April 20, 2020
Gibson Dunn’s lawyers regularly counsel clients on issues raised by the COVID-19 pandemic, and we are working with many of our clients on their response to COVID-19. The following is a round-up of today’s client alerts on this topic prepared by the Gibson Dunn team. Our lawyers are available to assist with any questions you may have regarding developments related to the outbreak. As always, for additional information, please feel free to contact the Gibson Dunn lawyer with whom you usually work, or any member of the firm’s Coronavirus (COVID-19) Response Team.
As COVID-19 continues to spread across the U.S., Californians for weeks have received evolving guidance from the state, counties, cities, and the federal government encouraging residents to stay home and mandating the closure of certain, non-essential businesses. California was one of the first places in the U.S. to issue a stay home order, starting a trend of a patchwork of regulations, orders, and laws on state, county, and local levels. As the landscape of government directives continues to shift day-by-day (or, at times, hour-by-hour), businesses must continually monitor numerous layers of government for guidance and evaluate their operations to ensure they remain in compliance with all applicable restrictions.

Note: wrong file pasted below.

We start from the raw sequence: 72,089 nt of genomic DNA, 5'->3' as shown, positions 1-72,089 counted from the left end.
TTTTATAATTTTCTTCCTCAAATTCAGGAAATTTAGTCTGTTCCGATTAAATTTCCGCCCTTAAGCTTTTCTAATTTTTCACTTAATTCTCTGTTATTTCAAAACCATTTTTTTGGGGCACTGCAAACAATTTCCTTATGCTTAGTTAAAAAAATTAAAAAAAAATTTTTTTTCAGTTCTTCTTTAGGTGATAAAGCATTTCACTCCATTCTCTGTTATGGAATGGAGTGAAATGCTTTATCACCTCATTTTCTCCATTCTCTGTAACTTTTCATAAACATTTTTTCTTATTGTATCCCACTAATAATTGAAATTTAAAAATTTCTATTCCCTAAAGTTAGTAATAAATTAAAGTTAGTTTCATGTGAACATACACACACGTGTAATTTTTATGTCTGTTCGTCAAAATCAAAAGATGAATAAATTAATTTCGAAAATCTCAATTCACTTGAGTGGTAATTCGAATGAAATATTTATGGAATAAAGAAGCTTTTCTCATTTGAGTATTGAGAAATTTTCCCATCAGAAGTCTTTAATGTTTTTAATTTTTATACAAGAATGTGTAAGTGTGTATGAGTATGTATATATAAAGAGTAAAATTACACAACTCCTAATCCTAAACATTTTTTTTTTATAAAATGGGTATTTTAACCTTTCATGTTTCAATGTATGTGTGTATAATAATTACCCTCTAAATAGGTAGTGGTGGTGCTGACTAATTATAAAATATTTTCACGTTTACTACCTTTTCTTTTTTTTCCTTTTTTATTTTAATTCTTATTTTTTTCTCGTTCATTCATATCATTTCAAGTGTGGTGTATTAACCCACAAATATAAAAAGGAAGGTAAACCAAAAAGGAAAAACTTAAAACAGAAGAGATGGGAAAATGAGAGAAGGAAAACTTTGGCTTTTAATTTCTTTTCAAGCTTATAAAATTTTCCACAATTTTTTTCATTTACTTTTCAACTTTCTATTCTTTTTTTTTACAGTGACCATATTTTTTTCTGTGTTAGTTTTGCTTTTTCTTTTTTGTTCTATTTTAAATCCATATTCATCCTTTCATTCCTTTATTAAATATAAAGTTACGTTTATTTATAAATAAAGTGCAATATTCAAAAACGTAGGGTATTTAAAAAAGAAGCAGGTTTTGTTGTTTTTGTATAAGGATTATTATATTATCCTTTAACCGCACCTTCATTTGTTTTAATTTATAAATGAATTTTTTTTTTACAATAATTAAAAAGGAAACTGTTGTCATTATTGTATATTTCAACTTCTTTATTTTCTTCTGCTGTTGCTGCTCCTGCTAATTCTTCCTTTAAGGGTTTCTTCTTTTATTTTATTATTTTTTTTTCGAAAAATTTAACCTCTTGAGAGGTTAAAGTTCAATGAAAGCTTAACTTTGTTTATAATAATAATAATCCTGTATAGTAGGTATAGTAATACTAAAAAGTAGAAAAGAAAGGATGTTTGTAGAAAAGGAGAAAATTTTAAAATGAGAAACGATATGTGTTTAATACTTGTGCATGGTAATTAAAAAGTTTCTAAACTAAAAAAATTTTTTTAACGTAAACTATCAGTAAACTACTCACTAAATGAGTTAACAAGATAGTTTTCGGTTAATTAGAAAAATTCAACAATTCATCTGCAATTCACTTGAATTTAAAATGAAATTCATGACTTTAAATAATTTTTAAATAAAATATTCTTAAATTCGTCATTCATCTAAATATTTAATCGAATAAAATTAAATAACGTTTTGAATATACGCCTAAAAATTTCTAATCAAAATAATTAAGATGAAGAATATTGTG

On March 20, 2020, New York Governor Cuomo issued his eighth executive order following his March 7th declaration of a State disaster emergency in response to the COVID-19 pandemic. Executive Order No. 202.8, among other things, directs that “any specific time limit for the commencement, filing, or service of any legal action, notice, motion, or other process or proceeding as prescribed by the procedural laws of the state, . . . or by any other statute, local law, ordinance, order, rule, or regulation, or part thereof, is hereby tolled from [March 20, 2020] until April 19, 2020.” The governor’s Executive Order No. 202.14 extends the suspension, or tolling period, until May 7, 2020. The Order’s tolling provision, in effect, has stopped the clock from running on a vast pool of claims’ statutes of limitations.